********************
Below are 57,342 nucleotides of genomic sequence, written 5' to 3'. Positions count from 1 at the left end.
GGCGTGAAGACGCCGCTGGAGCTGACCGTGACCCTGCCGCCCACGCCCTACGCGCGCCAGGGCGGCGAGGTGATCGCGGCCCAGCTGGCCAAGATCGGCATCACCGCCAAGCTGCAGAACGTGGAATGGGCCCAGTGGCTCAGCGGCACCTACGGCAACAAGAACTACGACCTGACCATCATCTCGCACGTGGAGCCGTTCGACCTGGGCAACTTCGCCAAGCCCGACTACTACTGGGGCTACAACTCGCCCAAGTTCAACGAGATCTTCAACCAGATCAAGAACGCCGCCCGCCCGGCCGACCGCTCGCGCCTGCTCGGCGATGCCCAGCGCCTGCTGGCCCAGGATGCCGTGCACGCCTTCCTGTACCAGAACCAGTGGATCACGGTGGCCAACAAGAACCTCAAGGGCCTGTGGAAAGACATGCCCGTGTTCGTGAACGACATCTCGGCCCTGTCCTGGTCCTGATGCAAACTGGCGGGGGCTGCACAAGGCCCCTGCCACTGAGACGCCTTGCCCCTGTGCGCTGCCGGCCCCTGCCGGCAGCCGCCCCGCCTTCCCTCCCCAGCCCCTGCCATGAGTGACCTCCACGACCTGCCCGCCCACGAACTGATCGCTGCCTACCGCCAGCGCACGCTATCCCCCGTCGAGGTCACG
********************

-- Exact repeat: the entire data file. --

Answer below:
Below are 57,342 nucleotides of genomic sequence, written 5' to 3'. Positions count from 1 at the left end.
GGCGTGAAGACGCCGCTGGAGCTGACCGTGACCCTGCCGCCCACGCCCTACGCGCGCCAGGGCGGCGAGGTGATCGCGGCCCAGCTGGCCAAGATCGGCATCACCGCCAAGCTGCAGAACGTGGAATGGGCCCAGTGGCTCAGCGGCACCTACGGCAACAAGAACTACGACCTGACCATCATCTCGCACGTGGAGCCGTTCGACCTGGGCAACTTCGCCAAGCCCGACTACTACTGGGGCTACAACTCGCCCAAGTTCAACGAGATCTTCAACCAGATCAAGAACGCCGCCCGCCCGGCCGACCGCTCGCGCCTGCTCGGCGATGCCCAGCGCCTGCTGGCCCAGGATGCCGTGCACGCCTTCCTGTACCAGAACCAGTGGATCACGGTGGCCAACAAGAACCTCAAGGGCCTGTGGAAAGACATGCCCGTGTTCGTGAACGACATCTCGGCCCTGTCCTGGTCCTGATGCAAACTGGCGGGGGCTGCACAAGGCCCCTGCCACTGAGACGCCTTGCCCCTGTGCGCTGCCGGCCCCTGCCGGCAGCCGCCCCGCCTTCCCTCCCCAGCCCCTGCCATGAGTGACCTCCACGACCTGCCCGCCCACGAACTGATCGCTGCCTACCGCCAGCGCACGCTATCCCCCGTCGAGGTCACG